Helping Patients Reduce Their Risks for NSAID-Induced Complications
By Dr. Jay L. Goldstein, professor of medicine,
vice head for clinical affairs, Department of Medicine
University of Illinois at Chicago
Every day, more than 30 million Americans use over-the-counter (OTC) and prescribed non-steroidal anti-inflammatory drugs (NSAIDs) like ibuprofen, naproxen and others to relieve pain from headaches, arthritis and other conditions. It is very likely that many of our patients are taking these medications on a regular and chronic basis. We know that many upper GI bleeding events are related to chronic NSAID or aspirin use and that GI hemorrhages associated with chronic NSAID use account for tens of thousands of hospital admissions annually. Deaths from NSAID-related GI events are estimated to range from roughly 5,000 - 16,500 per year.
What we don’t always remember or recognize, as physicians, is that we can do more than just write a prescription to help our patients. Management of chronic medical conditions requires partnership between the patient and physician, as well as ongoing education. To help reduce our patients’ risks for NSAID-induced ulcers and complications, we need to understand the patient’s level of NSAID use (dose and duration), and help educate them about their personal risk and how it might impact long-term safety.
What patients tell us often doesn’t reflect what’s beneath the surface so it is critical that we ask the right questions. We know our patients frequently use OTC pain relievers without our knowledge and they probably don’t report their use when we ask what medications they are taking; many don’t think OTC drugs can be problematic. In fact, they often add OTC medications on top of continued use of their scripted medications. Simply stated, they don’t recognize the risks, don’t report use of OTC medications and often do not read packaging information.
During appointments, we should always ask what kinds of over the counter medications they are using, and specifically focus on pain relief medications (giving examples if necessary, using generic and trade names) and how frequently they are being used. One should always emphasize the use of the lowest-effective dose for the shortest duration of time. This dialogue is an opportunity to initially educate patients about why we’re asking these questions. It is also the time to explain the potential risks associated with chronic NSAID use, especially among patients who have are at higher risk for ulcer complications, including those with increasing age, a past history of ulcer disease (with or without complications), or those who are taking aspirin for cardiovascular protection. Particular care should be taken regarding dose and frequency as NSAID-associated risk increases with increasing dose.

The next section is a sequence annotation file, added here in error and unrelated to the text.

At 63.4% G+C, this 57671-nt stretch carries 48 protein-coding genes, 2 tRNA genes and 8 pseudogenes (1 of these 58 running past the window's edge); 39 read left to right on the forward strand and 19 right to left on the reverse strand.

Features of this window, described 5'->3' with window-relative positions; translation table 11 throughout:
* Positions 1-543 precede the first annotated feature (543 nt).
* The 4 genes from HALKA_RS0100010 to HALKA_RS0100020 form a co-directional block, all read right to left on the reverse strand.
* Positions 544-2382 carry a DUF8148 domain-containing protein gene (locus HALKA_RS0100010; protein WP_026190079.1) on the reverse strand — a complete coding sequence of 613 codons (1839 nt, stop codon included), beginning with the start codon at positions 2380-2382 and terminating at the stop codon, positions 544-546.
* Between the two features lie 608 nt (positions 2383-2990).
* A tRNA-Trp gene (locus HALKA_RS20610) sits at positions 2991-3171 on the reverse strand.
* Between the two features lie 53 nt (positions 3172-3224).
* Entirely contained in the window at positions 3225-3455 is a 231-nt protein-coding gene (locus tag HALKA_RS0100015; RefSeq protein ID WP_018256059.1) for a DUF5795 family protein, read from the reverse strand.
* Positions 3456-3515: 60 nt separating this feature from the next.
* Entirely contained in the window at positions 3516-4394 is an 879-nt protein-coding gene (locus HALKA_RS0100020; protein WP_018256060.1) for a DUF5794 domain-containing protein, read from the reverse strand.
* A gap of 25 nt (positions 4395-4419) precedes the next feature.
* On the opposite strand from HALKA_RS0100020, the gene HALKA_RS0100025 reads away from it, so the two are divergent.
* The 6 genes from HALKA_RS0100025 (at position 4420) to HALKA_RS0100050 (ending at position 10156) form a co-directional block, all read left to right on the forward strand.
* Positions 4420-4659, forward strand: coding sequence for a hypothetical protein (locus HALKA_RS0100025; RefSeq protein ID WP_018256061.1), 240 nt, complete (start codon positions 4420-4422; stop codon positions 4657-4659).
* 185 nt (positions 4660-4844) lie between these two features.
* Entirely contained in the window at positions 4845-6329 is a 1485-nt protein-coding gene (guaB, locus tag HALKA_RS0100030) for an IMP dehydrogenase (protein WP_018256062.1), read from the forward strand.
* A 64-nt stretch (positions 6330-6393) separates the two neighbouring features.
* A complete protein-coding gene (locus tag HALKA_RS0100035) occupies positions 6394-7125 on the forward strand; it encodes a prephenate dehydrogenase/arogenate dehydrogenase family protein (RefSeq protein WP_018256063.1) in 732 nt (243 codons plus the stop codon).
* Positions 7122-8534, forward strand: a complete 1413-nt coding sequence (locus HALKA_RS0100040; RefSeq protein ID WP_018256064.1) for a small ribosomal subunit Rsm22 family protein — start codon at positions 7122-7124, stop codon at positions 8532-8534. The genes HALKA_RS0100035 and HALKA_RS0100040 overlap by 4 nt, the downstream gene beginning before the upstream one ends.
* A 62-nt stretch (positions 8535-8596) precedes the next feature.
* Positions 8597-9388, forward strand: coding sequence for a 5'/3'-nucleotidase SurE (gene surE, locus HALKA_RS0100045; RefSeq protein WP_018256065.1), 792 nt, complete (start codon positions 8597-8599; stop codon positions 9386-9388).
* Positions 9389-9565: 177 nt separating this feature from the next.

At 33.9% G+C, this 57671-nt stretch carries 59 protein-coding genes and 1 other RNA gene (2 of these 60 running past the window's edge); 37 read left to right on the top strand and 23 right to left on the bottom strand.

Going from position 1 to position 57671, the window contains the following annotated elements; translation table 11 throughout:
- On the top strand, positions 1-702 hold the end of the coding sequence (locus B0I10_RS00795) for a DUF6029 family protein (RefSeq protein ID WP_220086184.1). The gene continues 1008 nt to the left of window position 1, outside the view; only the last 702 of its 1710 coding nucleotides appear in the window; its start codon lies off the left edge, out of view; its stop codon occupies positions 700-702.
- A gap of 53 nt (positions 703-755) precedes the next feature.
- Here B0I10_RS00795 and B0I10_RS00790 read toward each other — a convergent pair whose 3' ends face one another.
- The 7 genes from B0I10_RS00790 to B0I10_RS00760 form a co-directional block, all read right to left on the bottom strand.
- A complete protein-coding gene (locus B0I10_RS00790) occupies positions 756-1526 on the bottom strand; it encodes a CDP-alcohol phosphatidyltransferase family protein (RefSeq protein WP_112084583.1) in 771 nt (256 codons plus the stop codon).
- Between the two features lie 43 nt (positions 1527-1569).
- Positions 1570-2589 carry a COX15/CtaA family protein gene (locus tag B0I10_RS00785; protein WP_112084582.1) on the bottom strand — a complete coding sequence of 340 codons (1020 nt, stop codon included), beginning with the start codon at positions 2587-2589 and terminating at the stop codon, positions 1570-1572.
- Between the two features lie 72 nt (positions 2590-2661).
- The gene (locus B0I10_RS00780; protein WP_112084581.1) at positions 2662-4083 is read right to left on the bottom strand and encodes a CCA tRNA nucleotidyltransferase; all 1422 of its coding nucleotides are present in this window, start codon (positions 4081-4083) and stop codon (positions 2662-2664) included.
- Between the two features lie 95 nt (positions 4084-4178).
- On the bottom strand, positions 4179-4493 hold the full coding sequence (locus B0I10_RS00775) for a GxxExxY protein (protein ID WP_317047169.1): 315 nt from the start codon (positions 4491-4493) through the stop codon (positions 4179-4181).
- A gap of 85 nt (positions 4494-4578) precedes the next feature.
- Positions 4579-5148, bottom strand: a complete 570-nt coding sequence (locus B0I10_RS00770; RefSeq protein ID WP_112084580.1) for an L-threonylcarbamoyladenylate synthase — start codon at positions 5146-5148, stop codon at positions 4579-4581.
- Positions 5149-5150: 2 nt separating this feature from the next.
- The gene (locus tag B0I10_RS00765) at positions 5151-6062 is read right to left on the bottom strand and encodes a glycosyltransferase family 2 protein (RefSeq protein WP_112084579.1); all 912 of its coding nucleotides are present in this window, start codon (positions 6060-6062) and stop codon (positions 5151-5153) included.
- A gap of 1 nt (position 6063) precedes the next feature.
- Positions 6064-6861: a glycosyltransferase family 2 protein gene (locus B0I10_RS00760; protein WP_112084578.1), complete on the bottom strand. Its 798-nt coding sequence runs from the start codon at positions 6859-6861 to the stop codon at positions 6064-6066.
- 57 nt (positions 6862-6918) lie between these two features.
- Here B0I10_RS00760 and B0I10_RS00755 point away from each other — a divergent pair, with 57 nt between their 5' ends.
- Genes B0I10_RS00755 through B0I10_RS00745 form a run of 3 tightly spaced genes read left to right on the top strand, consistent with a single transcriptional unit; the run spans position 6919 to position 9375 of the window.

Further, if we prescribe or suggest an NSAID to our patients, whether prescription or OTC, we need to consider whether to implement protective strategies. While emerging therapies may provide us with newer options, we currently have to consider whether to add co-therapy. Such therapies may include misoprostal or acid suppression (high dose H2 antagonist or proton pump inhibitors).
If the frequency, dose and utilization pattern of NSAIDs in patients at higher risk warrant so-called “gastro-protective” therapies, it is important to recognize that it’s simply not enough to prescribe the therapy and assume they will adhere. Many patients think that because they aren’t experiencing GI symptoms, such as abdominal pain, nausea or dyspepsia, they no longer need the co-therapy. Of course this is not true! That is why it is so important that we, and our staff, constantly and repeatedly reinforce the importance of adherence. Research studies have repeatedly shown that even when given a GI protective co-therapy, many patients neglect to take it as prescribed. It is truly unacceptable to recognize the risk, take action through the prescription of gastro-protective therapies and fail in ‘home stretch’ because the patient is not educated on the risks of not adhering to this important intervention. From a medical point of view, expected outcomes of non-adherence are equivalent to non-prescription.
As physicians, our success is intricately linked to an open and educational dialogue with our patients. As we constantly strive towards higher quality of care, it is important to consider both subtle cues from our patients and to directly ask them about their prescription and over-the-counter medication use, notably NSAID use. By initiating discussions at every step of patient care, we may be able to bring better awareness to improve adherence, which may translate into better, long-term patient outcomes.
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